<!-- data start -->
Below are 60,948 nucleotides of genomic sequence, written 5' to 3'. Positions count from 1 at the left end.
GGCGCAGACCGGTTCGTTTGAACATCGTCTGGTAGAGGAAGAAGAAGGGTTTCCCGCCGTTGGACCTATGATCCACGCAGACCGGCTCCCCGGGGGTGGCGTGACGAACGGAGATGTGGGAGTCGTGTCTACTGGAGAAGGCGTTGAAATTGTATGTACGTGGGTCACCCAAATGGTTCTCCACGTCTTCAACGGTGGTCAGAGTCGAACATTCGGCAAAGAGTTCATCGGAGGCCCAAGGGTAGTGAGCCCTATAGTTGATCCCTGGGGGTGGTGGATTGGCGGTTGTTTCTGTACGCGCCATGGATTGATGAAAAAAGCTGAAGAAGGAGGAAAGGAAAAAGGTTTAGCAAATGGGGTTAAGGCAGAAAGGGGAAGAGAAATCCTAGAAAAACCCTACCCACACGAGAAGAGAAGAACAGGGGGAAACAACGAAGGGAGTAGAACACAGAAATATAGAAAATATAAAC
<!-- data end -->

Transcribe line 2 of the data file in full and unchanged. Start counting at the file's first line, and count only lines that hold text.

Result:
GGCGCAGACCGGTTCGTTTGAACATCGTCTGGTAGAGGAAGAAGAAGGGTTTCCCGCCGTTGGACCTATGATCCACGCAGACCGGCTCCCCGGGGGTGGCGTGACGAACGGAGATGTGGGAGTCGTGTCTACTGGAGAAGGCGTTGAAATTGTATGTACGTGGGTCACCCAAATGGTTCTCCACGTCTTCAACGGTGGTCAGAGTCGAACATTCGGCAAAGAGTTCATCGGAGGCCCAAGGGTAGTGAGCCCTATAGTTGATCCCTGGGGGTGGTGGATTGGCGGTTGTTTCTGTACGCGCCATGGATTGATGAAAAAAGCTGAAGAAGGAGGAAAGGAAAAAGGTTTAGCAAATGGGGTTAAGGCAGAAAGGGGAAGAGAAATCCTAGAAAAACCCTACCCACACGAGAAGAGAAGAACAGGGGGAAACAACGAAGGGAGTAGAACACAGAAATATAGAAAATATAAAC